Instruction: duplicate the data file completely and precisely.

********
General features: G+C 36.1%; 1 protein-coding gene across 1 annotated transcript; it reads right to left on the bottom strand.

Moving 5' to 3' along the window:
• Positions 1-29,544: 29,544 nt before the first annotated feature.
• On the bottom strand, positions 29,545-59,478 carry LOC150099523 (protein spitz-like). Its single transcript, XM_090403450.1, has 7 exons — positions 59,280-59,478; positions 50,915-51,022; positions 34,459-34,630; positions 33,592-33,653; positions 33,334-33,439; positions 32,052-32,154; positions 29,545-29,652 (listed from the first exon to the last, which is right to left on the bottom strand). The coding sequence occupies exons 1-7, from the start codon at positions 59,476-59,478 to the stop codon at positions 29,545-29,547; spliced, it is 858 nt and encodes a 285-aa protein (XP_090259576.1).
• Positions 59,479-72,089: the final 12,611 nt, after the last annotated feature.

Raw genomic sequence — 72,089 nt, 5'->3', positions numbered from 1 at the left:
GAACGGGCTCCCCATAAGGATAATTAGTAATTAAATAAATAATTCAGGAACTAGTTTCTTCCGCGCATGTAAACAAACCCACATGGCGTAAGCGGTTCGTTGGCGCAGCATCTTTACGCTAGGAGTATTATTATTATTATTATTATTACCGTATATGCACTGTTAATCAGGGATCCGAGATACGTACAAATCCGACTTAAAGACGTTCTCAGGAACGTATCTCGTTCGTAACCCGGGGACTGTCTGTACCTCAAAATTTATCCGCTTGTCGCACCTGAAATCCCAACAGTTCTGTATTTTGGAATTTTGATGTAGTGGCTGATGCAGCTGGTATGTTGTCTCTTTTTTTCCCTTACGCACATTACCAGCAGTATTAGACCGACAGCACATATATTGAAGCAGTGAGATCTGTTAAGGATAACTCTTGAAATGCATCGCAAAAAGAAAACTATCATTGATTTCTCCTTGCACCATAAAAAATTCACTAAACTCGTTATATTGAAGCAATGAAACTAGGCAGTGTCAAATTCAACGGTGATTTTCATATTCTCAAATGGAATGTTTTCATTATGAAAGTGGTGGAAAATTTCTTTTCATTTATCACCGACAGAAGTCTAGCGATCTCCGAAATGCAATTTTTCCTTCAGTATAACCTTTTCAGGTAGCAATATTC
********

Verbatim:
General features: G+C 36.1%; 1 protein-coding gene across 1 annotated transcript; it reads right to left on the bottom strand.

Moving 5' to 3' along the window:
• Positions 1-29,544: 29,544 nt before the first annotated feature.
• On the bottom strand, positions 29,545-59,478 carry LOC150099523 (protein spitz-like). Its single transcript, XM_090403450.1, has 7 exons — positions 59,280-59,478; positions 50,915-51,022; positions 34,459-34,630; positions 33,592-33,653; positions 33,334-33,439; positions 32,052-32,154; positions 29,545-29,652 (listed from the first exon to the last, which is right to left on the bottom strand). The coding sequence occupies exons 1-7, from the start codon at positions 59,476-59,478 to the stop codon at positions 29,545-29,547; spliced, it is 858 nt and encodes a 285-aa protein (XP_090259576.1).
• Positions 59,479-72,089: the final 12,611 nt, after the last annotated feature.

Raw genomic sequence — 72,089 nt, 5'->3', positions numbered from 1 at the left:
GAACGGGCTCCCCATAAGGATAATTAGTAATTAAATAAATAATTCAGGAACTAGTTTCTTCCGCGCATGTAAACAAACCCACATGGCGTAAGCGGTTCGTTGGCGCAGCATCTTTACGCTAGGAGTATTATTATTATTATTATTATTACCGTATATGCACTGTTAATCAGGGATCCGAGATACGTACAAATCCGACTTAAAGACGTTCTCAGGAACGTATCTCGTTCGTAACCCGGGGACTGTCTGTACCTCAAAATTTATCCGCTTGTCGCACCTGAAATCCCAACAGTTCTGTATTTTGGAATTTTGATGTAGTGGCTGATGCAGCTGGTATGTTGTCTCTTTTTTTCCCTTACGCACATTACCAGCAGTATTAGACCGACAGCACATATATTGAAGCAGTGAGATCTGTTAAGGATAACTCTTGAAATGCATCGCAAAAAGAAAACTATCATTGATTTCTCCTTGCACCATAAAAAATTCACTAAACTCGTTATATTGAAGCAATGAAACTAGGCAGTGTCAAATTCAACGGTGATTTTCATATTCTCAAATGGAATGTTTTCATTATGAAAGTGGTGGAAAATTTCTTTTCATTTATCACCGACAGAAGTCTAGCGATCTCCGAAATGCAATTTTTCCTTCAGTATAACCTTTTCAGGTAGCAATATTC